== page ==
In the United States, stepchildren have historically suffered shameful treatment under the law in comparison to their blood-related counterparts. As one commentator wrote in 1936, “[Stepchildren] have been practically forgotten, so far as general legislation is concerned.” In the context of Texas’s wrongful death statute, this unfortunate legacy survives. Stepchildren in Texas cannot recover damages for the wrongful death of their stepparent regardless of the extent of their economic reliance on the decedent or the closeness of their personal relationship with the decedent.
This inflexible rule fails to consider the relationship that a stepchild has with his stepparent, leading to inequitable results. The injustice of categorically denying wrongful death recovery to stepchildren after the death of their stepparent can best be illustrated through the following hypothetical situation: Jane is born out of wedlock to a single mother. When Jane turns one, her mother meets and marries Richard, who adores and provides for Jane throughout Jane’s childhood and adolescence. Though Richard does not adopt Jane, he considers her his daughter, and Jane considers Richard her father.
While driving home from work, Richard’s car is struck by a drunk, on-duty UPS driver. After Richard’s death, an illegitimate child he conceived when he was 20-years-old, but never met, successfully recovers under Texas’s wrongful death statute as a result of Richard’s death. When Jane attempts to recover, she finds that only biological children can recover under the statute. The unequal plight of current and future “Janes” in Texas should provide sufficient justification to change the wrongful death statute in Texas. Steps must be taken to reshape this legal area, which is out of touch with the modern construction of what constitutes a nuclear family.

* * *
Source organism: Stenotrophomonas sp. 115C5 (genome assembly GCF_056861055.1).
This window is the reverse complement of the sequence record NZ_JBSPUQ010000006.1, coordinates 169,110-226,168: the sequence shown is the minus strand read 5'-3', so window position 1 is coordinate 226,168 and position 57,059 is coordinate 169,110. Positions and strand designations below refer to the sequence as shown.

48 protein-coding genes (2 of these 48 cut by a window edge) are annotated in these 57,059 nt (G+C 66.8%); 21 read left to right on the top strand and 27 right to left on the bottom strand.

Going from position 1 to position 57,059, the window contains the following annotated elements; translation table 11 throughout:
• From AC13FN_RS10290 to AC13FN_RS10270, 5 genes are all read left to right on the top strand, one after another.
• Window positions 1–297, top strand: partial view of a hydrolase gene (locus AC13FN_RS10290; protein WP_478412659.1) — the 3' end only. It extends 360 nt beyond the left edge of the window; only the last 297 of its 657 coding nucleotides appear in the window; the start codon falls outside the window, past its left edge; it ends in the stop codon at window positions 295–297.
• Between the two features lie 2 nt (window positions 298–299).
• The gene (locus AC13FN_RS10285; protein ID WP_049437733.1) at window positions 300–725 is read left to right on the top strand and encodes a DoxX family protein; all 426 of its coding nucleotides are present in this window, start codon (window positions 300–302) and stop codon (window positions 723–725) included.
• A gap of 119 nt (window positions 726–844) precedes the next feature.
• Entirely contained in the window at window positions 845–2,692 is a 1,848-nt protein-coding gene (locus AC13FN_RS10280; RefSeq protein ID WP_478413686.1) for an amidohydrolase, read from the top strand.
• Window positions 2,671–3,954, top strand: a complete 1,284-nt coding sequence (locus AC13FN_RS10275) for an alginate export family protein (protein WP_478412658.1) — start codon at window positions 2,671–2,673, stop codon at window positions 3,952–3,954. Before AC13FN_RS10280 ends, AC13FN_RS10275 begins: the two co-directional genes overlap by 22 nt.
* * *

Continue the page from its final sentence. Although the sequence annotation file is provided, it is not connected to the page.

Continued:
As Justice William J. Brennan famously said, “Law cannot stand aside from the social changes around it.” In few other areas of the law is this idea more applicable than in stepchild recovery under wrongful death statutes. In light of mounting evidence reflecting the ubiquity and social acceptance of stepfamilies, the Texas Legislature should reconsider its outdated stance on stepchild recovery under the wrongful death statute. Principally, the Texas Legislature should adopt a more equitable rule where stepchildren may recover if they “reasonably relied” on a stepparent for financial support, or where recovery is possible if an in loco parentis relationship exists.
This Comment will begin with a brief discussion of the evolution of the stepfamily in the United States. Second, it will analyze the roots of wrongful death recovery in the United States. Third, it will examine the current state of Texas’s wrongful death statute and its common law interpretations. Fourth, it will analyze related national legal trends that might be used to support an argument for stepchild wrongful death recovery in Texas. Fifth, it will discuss Texas’s inclusion of stepchildren in definitions of “children” within other statutes. Sixth, it will evaluate the approaches other states have taken in allowing stepchildren to recover in wrongful death actions. Lastly, it will discuss several possible options available for updating Texas’s wrongful death statute with regard to stepchild recovery and will recommend that Texas adopt an option that is the most practical and equitable.